8 min read

It’s a Bird, It’s a Plane...

Forwarded this email by a friend? Subscribe here.

The email header with the "For What It's Worth" logo, graphic that includes a hand holding a representation of a blooming flower that has money blooming at the top, and the tagline "Insights to invest in the world you want" underneath it.

Hi there,

We hope this email finds you safe, comfortable, and looking forward to a fun, extra-long Independence Day weekend. Unfortunately, one of the biggest travel and cookout times of the year is coinciding with severe thunderstorms, power outages, and flight cancellations in a large swath of the country, a dangerous heat wave in the South (it’s solar energy’s moment to shine), hazardously poor air quality in the Midwest and Mid-Atlantic, and more bizarre headlines about a tech CEO cage fight in the West that we thought (ok, hoped) was fake news. ICYMI, we have primers on investing for green cooling and extreme weather, and while we did not think we would say this when we started FWIW, we will fill you in on the impact of mixed martial arts on corporate governance if it ever becomes relevant to your investing journey.

Two new data releases that point to a resilient economy lifted the stock market earlier this week. The American consumer is feeling confident, and data shows the housing market recovering despite high mortgage rates. But the Fed chief’s comments about more interest rate hikes cooled the bullish optimism. Here’s what else we’re watching in the world of business and finance:

  • First rule of ESG? You do not talk about ESG: Speaking at the Aspen Ideas Festival, BlackRock CEO Larry Fink said he doesn’t use the term anymore since it’s been “politicized and weaponized,” but he still believes in what it stands for and its relevance to long-term investing. Similarly, reports suggest companies are still going ahead with decarbonization, diversity, and other sustainability initiatives amid the backlash but are saying less and avoiding three-letter acronyms.
  • Headwinds: Siemens, one of the largest wind turbine makers in the world, has found quality issues in 15–30% of its installed fleet and begun a $1 billion technical review. They really blew it. This is another setback for the struggling wind energy industry that has been plagued by supply chain issues and losses.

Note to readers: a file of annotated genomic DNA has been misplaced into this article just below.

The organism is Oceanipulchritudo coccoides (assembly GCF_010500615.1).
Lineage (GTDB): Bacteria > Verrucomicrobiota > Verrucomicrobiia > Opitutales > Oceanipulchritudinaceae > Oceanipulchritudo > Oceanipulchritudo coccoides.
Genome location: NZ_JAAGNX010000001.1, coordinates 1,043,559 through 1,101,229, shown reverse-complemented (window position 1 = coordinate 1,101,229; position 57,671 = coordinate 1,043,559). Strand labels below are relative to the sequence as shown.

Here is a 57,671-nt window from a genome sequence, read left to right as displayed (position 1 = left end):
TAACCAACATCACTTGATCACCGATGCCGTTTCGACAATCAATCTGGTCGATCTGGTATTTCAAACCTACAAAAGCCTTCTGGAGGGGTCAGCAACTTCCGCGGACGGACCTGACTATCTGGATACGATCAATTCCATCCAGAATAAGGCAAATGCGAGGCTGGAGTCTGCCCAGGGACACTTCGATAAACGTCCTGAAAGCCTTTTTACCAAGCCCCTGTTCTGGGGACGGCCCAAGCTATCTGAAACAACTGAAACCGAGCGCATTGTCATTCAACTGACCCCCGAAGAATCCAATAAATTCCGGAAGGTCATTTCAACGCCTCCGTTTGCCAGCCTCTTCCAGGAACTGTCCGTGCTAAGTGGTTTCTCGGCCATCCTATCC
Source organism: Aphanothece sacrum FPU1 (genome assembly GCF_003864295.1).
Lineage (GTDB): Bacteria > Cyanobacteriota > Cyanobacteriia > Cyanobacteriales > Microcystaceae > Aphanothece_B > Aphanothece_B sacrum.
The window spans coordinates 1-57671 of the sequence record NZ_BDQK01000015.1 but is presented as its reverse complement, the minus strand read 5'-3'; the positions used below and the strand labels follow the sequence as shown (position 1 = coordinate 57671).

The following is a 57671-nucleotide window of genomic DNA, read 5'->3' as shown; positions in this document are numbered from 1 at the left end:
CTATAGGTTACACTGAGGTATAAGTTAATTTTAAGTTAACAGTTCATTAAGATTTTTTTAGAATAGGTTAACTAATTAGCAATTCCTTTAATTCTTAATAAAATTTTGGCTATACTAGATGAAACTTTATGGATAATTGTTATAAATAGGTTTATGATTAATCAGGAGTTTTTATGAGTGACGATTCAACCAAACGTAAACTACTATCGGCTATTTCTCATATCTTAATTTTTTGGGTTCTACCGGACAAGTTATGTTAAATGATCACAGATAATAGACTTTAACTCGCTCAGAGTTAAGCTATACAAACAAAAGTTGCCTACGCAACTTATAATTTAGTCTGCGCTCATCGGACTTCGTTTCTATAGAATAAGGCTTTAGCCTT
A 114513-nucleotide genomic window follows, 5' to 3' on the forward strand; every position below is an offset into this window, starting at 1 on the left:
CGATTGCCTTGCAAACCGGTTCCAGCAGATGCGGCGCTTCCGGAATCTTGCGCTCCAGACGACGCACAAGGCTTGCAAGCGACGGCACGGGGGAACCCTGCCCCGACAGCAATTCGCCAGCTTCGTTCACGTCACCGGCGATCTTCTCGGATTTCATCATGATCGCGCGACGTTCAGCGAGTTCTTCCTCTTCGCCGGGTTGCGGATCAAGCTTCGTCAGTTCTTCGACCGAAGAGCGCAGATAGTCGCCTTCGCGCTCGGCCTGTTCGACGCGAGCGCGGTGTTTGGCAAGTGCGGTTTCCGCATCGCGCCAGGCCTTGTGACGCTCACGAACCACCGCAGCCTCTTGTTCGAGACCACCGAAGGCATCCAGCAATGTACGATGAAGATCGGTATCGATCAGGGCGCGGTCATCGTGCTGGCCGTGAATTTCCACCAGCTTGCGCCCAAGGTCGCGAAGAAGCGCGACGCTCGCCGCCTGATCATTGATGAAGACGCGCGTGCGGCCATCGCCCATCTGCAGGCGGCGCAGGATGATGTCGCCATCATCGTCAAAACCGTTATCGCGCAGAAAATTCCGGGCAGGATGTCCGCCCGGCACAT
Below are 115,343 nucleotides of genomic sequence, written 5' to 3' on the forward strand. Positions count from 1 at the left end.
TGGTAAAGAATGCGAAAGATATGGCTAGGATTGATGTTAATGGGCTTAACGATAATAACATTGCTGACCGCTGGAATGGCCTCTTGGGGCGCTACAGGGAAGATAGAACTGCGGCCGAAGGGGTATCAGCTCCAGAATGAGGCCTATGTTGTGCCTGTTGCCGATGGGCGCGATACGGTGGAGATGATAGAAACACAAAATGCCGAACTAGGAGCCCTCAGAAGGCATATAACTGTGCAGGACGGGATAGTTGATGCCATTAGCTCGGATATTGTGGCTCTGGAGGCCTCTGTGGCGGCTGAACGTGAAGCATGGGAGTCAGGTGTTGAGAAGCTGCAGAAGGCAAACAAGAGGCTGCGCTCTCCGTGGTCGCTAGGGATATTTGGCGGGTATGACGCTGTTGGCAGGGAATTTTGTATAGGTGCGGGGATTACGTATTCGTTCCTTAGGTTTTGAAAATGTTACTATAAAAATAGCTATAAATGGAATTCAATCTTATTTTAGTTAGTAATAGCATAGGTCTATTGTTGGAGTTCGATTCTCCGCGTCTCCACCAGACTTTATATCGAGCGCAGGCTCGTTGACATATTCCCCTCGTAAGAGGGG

• Semiconductor slump: The US may curb exports of AI chips to China. This news, which sent shares in US chip giants like Nvidia and Chinese tech companies like Alibaba lower, comes as US manufacturers gain access to billions of dollars in federal subsidies under the 2022 CHIPS and Science Act.
  • Banks aren’t stressed: The Fed’s annual test to check the strength of the country’s 23 large banks revealed they are well positioned to weather a severe recession. This will be a relief to investors worried about the banking system’s shaky nature after the failure of three lenders this year.

As we near the end of the second quarter, experts continue to mention the possibility of a recession exists even as chatter of a new bull market picks up. Expect many debates about the market’s direction for the second half of 2023, and keep in mind the benefits of a long-term mindset. Today, we’ll transport you much further into the future with a look at unmanned aerial vehicles, AKA drones, and their potential to change the world (and create fun formations in the night sky to gawk at).

Note: We will be taking a break next week and not publishing FWIW. If you find yourself needing a fix, our archives are always open to explore and learn about something new.

News you can use

Graphic of news publication with headline of "News"
  • Delta just defined why it feels like everyone on your social media feed is traveling right now. The airline has lifted its earnings forecast for both the second quarter and full year based on robust demand. The International Air Transport Association (IATA) also reported that forward bookings for the May–September travel season are 35% above 2022 levels. Naturally, travel-focused stocks and the funds that hold them, like the US Global Jets ETF, Defiance Hotel Airline and Cruise ETF, and ALPS Global Travel Beneficiaries ETF, have had a very strong month.